Crude Oil Price Hike:
The price of Brent crude crossed the USD 60 per barrel mark after over a year. The rise in prices is because of production cuts by oil-producing countries and expectations of improvements in global demand as the Covid-19 vaccine is rolled out across the world.
- In April 2020, the West Texas Intermediate (WTI) crude slipped below zero for the first time in history, to a negative USD 40.32 per barrel.
- Two crude oils that are either traded themselves or whose prices are reflected in other types of crude oil include West Texas Intermediate (WTI) and Brent.
- Recently, OPEC has been working with Russia, as OPEC+ to fix the global prices and supply.
- In 2016, OPEC allied with other top non-OPEC oil-exporting nations to form an even more powerful entity named OPEC+ or OPEC Plus.
Reasons for Present Price Hike:
- Limited Supply
- Rising Demand
Impact on India:
- Current Account Deficit: The increase in oil prices will increase the country’s import bill, and further disturb its current account deficit (excess of imports of goods and services over exports).
- According to estimates, a one-dollar increase in crude oil price increases the oil bill by around USD 1.6 billion per year.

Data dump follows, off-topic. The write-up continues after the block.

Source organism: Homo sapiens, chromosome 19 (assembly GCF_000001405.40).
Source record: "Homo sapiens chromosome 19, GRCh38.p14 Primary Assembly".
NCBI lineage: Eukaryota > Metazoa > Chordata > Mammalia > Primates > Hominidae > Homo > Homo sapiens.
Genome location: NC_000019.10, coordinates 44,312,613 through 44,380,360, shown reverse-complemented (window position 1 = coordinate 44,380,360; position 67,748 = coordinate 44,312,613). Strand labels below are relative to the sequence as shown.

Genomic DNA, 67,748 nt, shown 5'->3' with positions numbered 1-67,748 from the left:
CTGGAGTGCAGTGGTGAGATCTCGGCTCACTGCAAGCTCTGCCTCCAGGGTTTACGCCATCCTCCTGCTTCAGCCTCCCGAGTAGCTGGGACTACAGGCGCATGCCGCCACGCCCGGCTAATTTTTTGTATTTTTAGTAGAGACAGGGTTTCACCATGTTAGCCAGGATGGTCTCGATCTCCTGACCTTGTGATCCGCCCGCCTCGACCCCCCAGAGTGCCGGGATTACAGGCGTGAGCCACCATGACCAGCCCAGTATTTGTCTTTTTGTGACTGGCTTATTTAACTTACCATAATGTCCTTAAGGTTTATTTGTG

- India imports 80% of its crude oil requirements and the average price of Indian basket of crude oil has already risen to USD 54.8 barrel for January 2021.
- Inflation: The increase in crude prices could also also further increase inflationary pressures that have been building up over the past few months.
- This will decrease the space for the monetary policy committee to ease policy rates further.
- The government had hiked central taxes on petrol and diesel by Rs. 13 per litre and Rs. 11 per litre in 2020 to boost revenues amid lower economic activity.
- Fiscal Health: If oil prices continue to increase, the government shall be forced to cut taxes on petroleum and diesel which may cause loss of revenue and deteriorate its fiscal balance.
- The growth slowdown in the last two years has already resulted in a precarious fiscal situation because of tax revenue shortfalls.
- The revenue lost will erode the government’s ability to spend or meet its fiscal commitments in the form of budgetary transfers to states, payment of dues, and compensation for revenue shortfalls to state governments under the goods and services tax (GST) framework.